Between then and now, just enjoy the ride if the Academy and service is the military is the path you choose. For all of the technical skills you might miss out developing your peers jumping into the field you’re interested in right after college, the scope of responsibility and managerial potential you’ll be given as a junior officer tends to more than surpass their opportunities. You’ll bring a different skill set to the table that plenty of companies are looking for and you’ll still have opportunities to pursue your own technical ambitions. Depending on the field, you might have the ability to do it as an officer while in the military. There’s a lot of paths to explore within the military as well.
 

UHBlackhawk

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As others wrote, what you do after the military may… or may not have anything to do with your major in college or your military career.
I just had a few drinks with a good friend from college. He was a history major and, after serving his minimum time as an infantry officer he got out. He was trained by a major financial company, went off in the world and now does bond deals probably worth more than everyone in this forum makes in a year combined. A colleague of his and classmate of mine from high school was a lacrosse player at West Point, combat arms officer, and also a well know Wall Street bond trader. It may not sound sexy, but without people like them Pfizer wouldn’t be developing new drugs and my company wouldn’t be financing new airplanes.
Another friend was an English major, went to Army flight school. Got out as a senior captain and is now a VP at a major airline. He has never flown outside the Army. Another VP at my airline was a West Point grad but never flew.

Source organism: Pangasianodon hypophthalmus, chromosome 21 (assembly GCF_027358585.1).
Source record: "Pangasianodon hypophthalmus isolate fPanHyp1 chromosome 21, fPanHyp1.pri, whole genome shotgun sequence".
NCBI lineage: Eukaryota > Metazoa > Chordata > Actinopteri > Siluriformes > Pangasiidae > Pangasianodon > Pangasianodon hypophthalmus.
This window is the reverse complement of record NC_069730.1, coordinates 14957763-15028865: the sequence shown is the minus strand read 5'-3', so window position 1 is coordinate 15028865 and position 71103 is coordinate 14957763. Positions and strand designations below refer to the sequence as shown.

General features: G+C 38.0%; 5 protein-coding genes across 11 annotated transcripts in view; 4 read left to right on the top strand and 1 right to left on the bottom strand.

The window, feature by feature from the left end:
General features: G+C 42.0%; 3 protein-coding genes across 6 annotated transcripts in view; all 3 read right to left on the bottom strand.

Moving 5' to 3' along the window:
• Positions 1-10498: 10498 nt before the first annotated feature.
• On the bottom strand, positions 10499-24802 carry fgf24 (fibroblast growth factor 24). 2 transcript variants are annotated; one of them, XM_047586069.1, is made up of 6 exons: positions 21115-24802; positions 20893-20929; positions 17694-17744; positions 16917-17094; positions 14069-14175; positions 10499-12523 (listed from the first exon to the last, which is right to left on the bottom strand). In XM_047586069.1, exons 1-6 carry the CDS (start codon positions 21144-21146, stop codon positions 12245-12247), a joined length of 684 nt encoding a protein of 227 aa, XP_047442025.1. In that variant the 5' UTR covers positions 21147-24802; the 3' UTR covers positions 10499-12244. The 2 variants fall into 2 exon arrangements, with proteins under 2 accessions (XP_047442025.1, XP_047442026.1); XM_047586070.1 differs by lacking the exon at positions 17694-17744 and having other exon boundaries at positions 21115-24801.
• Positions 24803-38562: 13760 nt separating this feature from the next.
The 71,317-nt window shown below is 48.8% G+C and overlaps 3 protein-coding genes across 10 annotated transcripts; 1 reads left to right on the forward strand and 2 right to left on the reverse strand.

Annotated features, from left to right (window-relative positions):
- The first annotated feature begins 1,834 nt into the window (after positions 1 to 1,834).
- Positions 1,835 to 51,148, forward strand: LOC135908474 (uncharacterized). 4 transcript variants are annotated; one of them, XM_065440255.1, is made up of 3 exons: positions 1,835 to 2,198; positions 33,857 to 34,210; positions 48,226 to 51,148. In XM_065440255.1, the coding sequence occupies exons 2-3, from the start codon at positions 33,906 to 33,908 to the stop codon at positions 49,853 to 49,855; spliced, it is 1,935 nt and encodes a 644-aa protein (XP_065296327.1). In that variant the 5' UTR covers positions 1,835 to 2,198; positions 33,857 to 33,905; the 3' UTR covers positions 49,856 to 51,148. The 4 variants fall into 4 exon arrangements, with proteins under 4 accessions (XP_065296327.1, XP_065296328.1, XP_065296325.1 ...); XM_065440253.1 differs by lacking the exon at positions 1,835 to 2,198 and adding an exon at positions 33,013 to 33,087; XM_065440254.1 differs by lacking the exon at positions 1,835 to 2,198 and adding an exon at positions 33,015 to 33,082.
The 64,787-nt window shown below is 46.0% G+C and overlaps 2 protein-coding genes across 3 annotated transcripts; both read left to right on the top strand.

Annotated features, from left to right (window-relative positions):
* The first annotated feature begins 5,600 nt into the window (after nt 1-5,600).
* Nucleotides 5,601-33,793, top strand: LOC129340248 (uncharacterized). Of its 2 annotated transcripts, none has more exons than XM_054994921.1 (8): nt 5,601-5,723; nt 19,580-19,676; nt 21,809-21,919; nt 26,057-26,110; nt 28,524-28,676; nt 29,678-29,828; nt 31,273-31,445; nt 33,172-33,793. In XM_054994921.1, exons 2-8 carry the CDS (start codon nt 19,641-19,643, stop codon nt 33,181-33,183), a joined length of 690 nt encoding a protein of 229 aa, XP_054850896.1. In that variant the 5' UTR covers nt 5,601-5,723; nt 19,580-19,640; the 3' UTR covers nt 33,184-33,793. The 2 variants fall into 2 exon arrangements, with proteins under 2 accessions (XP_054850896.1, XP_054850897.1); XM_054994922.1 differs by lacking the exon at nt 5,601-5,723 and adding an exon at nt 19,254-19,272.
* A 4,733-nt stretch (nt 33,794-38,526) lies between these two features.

A couple friends went to law school.
Some went to medical school. I “know” some who did other stuff in the military such as logistics and aviation, in some cases both, then went to medical school.
I know someone else real well who did study engineering at MIT, was a Marine FA-18 driver, and is now getting his doctorate in engineering.
And I’m the boring one. German Lit/History major, went Army aviation, and still fly commercially. I’ve flown what was one of the smallest military aircraft (the mighty TH-55), to one of the largest US made airplanes, the 747.
So… who knows what you will do.
 
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Capt MJ

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You will have learned critical thinking, trouble-shooting, analytical approaches, understanding of databases, computer languages, coding and many other bits of knowledge at a macro level useful to a junior officer.

First things first. Figure out if you want to serve at least five years as a military officer. Research all the services, all the SAs, all the officer communities, then reverse engineer that to where you want to start. The end of a five-year service obligation is almost 10 years in your future. Be open to the journey, make plans, don’t sweat minutuaie at this point
Minutiae. I hate it when Siri changes what I wrote.
 

another guy

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Some excellent responses above, so I’ll throw in a couple simple things for you to also consider.

First, is your short-term goal to work in computer science or to become a commissioned officer? If it’s the former, then an SA may not be right for you. You may be better off attending a civilian college and entering the field directly.

Just because you’re an infantry officer doesn’t mean you won’t use what you learned as a computer science major. Successful infantry officers must be analytical problem solvers who can quickly weigh opposing variables and come to a clear decision about complex issues with many moving parts — a skill set that can be honed by studying computer science. (With all due respect, thinking that you can only do what you literally learn is an immature perspective.)

Second, after 4-5 years on active duty, your primary value to civilian employers will be as a leader, not a computer scientist. Indeed, your computer science knowledge will erode on active duty. But your leadership acumen and experience will grow. Few college grads start their career managing dozens of people and millions of dollars of assets in potentially life-or-death situations. Private-sector companies and public-sector organizations will want you for those leadership credentials — anything else you may bring is pretty much secondary. You’ll be seen as a manager of teams and projects, not a mere doer of things.